For example, late in the BCS championship game last season, Auburn took possession on its own 29-yard line. Two plays later, Oregon recovered an Auburn fumble and took over at the Tigers' 40-yard line. The value of Oregon's starting field position at the 40-yard line (3.2 points) is a function of the Ducks' defense and the average expected value of a possession (1.9 points). Simple arithmetic produces the value of the fumble recovery (3.2 minus 1.9 = 1.3 points).

But consider a possession exchange in the first half. Oregon scored on a 93-yard touchdown drive in four plays and added a two-point conversion to take an 11-7 lead. Auburn's next possession began at its own 31-yard line, a field position value of 1.7 points; 0.2 points fewer than the average expected possession value. Which Auburn units deserve the blame for "losing" those 0.2 points? Consider the following charts.

Scoring by Field Position

Field Position and the Next Possession

Auburn's special teams unit actually earned a positive value of 0.1 points for its next offensive possession by pinning Oregon deep at its own 7-yard line on the previous kickoff. The defense not only gave up 93 yards in four plays on the touchdown, it cost Auburn 0.3 points of next-drive starting field position on the series. (0.1 points minus 0.3 points = 0.2 points). Similarly, we can use the data from the charts with our offense, defense, field goal, punt, kickoff and expected possession value data to sort out the distribution of drive value for every drive in every game. For a given team, it can be expressed in terms of the scoreboard margin gained or lost at the conclusion of every drive. Here is the full distribution for Auburn in the 2010 BCS championship game:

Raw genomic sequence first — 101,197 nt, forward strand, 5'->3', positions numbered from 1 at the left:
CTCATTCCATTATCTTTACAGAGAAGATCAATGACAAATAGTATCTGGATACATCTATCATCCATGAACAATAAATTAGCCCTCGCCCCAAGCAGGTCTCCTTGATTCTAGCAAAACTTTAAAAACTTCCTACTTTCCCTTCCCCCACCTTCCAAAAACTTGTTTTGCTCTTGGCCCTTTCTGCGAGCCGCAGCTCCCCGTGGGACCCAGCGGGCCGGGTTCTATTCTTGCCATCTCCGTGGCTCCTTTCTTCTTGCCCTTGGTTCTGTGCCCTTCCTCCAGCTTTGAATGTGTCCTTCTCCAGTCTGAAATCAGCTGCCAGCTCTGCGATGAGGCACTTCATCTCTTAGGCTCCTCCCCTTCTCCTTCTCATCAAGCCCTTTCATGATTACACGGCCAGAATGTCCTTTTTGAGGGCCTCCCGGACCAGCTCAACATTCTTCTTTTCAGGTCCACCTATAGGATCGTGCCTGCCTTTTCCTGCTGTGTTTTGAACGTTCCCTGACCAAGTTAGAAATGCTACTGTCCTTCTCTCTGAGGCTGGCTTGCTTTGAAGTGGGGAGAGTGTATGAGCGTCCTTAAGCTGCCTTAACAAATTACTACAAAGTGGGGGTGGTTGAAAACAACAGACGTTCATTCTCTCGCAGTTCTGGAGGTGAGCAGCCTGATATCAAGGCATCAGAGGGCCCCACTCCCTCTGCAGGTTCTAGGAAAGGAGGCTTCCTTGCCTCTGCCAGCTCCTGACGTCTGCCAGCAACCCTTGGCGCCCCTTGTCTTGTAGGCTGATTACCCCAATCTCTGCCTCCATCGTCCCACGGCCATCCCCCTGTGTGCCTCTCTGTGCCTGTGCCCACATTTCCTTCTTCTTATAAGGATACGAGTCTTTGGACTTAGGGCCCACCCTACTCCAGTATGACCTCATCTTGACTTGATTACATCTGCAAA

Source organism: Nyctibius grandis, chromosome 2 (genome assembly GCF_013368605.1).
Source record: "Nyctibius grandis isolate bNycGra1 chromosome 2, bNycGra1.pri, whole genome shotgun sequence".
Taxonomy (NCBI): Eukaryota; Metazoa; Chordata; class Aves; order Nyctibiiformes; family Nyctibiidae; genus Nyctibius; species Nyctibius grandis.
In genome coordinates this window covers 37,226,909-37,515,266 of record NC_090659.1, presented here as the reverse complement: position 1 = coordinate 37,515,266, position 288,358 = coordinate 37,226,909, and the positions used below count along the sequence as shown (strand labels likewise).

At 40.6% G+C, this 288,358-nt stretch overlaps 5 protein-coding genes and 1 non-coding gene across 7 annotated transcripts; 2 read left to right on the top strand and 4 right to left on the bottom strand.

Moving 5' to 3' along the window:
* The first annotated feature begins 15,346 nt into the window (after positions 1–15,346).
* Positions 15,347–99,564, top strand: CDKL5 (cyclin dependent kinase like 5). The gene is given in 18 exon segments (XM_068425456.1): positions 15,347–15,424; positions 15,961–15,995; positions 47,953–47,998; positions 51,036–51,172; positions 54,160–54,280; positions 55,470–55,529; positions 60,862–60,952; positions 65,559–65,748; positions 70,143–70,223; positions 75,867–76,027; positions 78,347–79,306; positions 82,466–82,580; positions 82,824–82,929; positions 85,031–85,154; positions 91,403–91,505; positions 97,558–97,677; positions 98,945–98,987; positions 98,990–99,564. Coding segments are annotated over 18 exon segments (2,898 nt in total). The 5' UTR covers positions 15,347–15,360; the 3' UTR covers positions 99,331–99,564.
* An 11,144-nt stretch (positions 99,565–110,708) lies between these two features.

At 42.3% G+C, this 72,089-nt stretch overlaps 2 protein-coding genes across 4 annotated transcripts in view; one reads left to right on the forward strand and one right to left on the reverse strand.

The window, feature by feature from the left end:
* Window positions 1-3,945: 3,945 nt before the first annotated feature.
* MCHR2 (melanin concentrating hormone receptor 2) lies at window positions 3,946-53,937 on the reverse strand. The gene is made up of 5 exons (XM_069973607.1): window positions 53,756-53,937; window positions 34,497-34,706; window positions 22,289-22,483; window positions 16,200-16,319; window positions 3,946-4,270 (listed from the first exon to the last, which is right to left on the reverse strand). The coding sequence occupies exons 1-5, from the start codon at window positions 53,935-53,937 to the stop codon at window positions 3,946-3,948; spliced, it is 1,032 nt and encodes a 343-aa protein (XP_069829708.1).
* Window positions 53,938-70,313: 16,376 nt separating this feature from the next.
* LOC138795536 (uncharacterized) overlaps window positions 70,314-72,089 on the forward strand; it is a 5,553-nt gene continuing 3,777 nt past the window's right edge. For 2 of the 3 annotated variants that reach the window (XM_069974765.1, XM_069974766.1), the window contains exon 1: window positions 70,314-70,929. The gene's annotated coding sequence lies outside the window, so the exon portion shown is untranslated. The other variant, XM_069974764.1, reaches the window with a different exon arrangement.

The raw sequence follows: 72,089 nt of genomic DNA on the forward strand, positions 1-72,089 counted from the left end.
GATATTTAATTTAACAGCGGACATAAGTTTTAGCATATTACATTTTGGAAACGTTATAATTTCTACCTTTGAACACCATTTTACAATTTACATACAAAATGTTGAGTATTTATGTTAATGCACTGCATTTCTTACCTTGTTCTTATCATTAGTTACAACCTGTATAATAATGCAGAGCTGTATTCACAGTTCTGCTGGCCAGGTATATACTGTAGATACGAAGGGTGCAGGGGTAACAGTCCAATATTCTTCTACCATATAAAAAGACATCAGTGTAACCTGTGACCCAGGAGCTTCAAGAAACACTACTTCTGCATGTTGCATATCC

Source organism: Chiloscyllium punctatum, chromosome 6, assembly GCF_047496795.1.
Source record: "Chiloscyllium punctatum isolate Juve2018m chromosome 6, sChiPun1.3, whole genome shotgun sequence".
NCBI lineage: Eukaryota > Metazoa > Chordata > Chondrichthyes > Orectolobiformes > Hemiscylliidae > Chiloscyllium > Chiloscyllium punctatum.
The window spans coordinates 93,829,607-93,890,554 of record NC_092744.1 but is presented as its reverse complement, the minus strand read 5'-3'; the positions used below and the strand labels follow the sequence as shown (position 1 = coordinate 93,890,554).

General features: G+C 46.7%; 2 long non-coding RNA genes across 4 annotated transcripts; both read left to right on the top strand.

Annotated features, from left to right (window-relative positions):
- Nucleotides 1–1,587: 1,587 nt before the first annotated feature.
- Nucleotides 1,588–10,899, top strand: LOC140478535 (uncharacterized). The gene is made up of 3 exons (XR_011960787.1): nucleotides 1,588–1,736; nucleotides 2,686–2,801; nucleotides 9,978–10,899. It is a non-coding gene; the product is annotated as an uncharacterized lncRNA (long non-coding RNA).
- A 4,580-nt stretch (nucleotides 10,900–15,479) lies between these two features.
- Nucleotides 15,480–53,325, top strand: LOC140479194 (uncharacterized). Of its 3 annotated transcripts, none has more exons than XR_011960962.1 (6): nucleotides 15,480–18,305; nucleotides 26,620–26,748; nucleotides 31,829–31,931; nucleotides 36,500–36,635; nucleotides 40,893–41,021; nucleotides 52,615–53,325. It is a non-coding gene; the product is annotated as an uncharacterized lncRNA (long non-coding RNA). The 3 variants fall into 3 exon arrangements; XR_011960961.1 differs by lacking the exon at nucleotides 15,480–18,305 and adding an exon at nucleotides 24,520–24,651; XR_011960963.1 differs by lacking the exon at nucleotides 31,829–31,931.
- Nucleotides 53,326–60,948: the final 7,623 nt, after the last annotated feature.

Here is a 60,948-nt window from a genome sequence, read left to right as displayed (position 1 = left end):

2010 BCS Championship: Auburn Possession Scoring Margin Distribution
Drive Possession Start End P Y Result Aub Off Aub Def Aub ST Aub Ex Score Poss Mar
1 Oregon own 16 own 23 3 7 Punt 0.0 1.1 0.5 -1.6 0-0 0
2 Auburn own 38 own 46 4 8 Punt -2.0 -0.1 0.2 1.9 0-0 0
3 Oregon own 19 own 41 5 22 Int 0.6 1.2 0.1 -1.9 0-0 0
4 Auburn opp 47 opp 45 2 2 Int -2.8 0.9 0.0 1.9 0-0 0
5 Oregon own 47 opp 20 8 33 Int -0.6 2.5 0.0 -1.9 0-0 0
6 Auburn own 14 opp 26 5 12 Punt -1.1 -0.8 0.0 1.9 0-0 0
7 Oregon own 29 opp 9 10 62 FG 0.0 -0.9 -0.2 -1.9 0-3 -3
8 Auburn own 18 - 8 82 TD (+XP) 5.8 -0.3 -0.4 1.9 7-3 +7
9 Oregon own 7 - 4 93 TD (+2Pt) 0.3 -6.1 -0.3 -1.9 7-11 -8
10 Auburn own 31 opp 1 16 68 Downs -1.7 -0.4 0.2 1.9 7-11 0
11 Oregon own 1 - 1 -1 Safety 1.2 2.7 0.0 -1.9 9-11 +2
12 Auburn own 34 - 6 66 TD (+XP) 5.1 -0.2 0.2 1.9 16-11 +7
13 Oregon own 23 opp 41 5 36 Punt 0.2 1.4 0.3 -1.9 16-11 0
14 Auburn own 2 opp 46 6 52 Half -0.7 -0.8 -0.4 1.9 16-11 0
15 Auburn own 29 opp 11 9 60 FG 0.9 0.0 0.5 1.6 19-11 +3
16 Oregon own 19 opp 40 8 41 Punt 0.3 1.2 0.4 -1.9 19-11 0
17 Auburn own 20 own 23 3 3 Punt -1.3 -0.8 0.2 1.9 19-11 0
18 Oregon own 27 opp 1 10 72 Downs -0.1 1.5 0.5 -1.9 19-11 0
19 Auburn own 1 own 47 10 46 Punt -0.7 -1.2 0.0 1.9 19-11 0
20 Oregon own 16 opp 46 7 38 Punt 0.7 1.1 0.1 -1.9 19-11 0
21 Auburn own 21 opp 42 9 37 Punt -1.3 -0.8 0.2 1.9 19-11 0
22 Oregon own 14 own 30 6 16 Punt 0.8 1.1 0.0 -1.9 19-11 0
23 Auburn own 29 own 30 2 1 Fumble -1.6 -0.2 -0.1 1.9 19-11 0
24 Oregon opp 40 - 8 40 TD (+2Pt) -1.3 -3.8 -1.0 -1.9 19-19 -8
25 Auburn own 25 opp 2 7 73 FG 1.3 -0.2 0.0 1.9 22-19 +3
Total 1.9 -1.9 1.1 1.9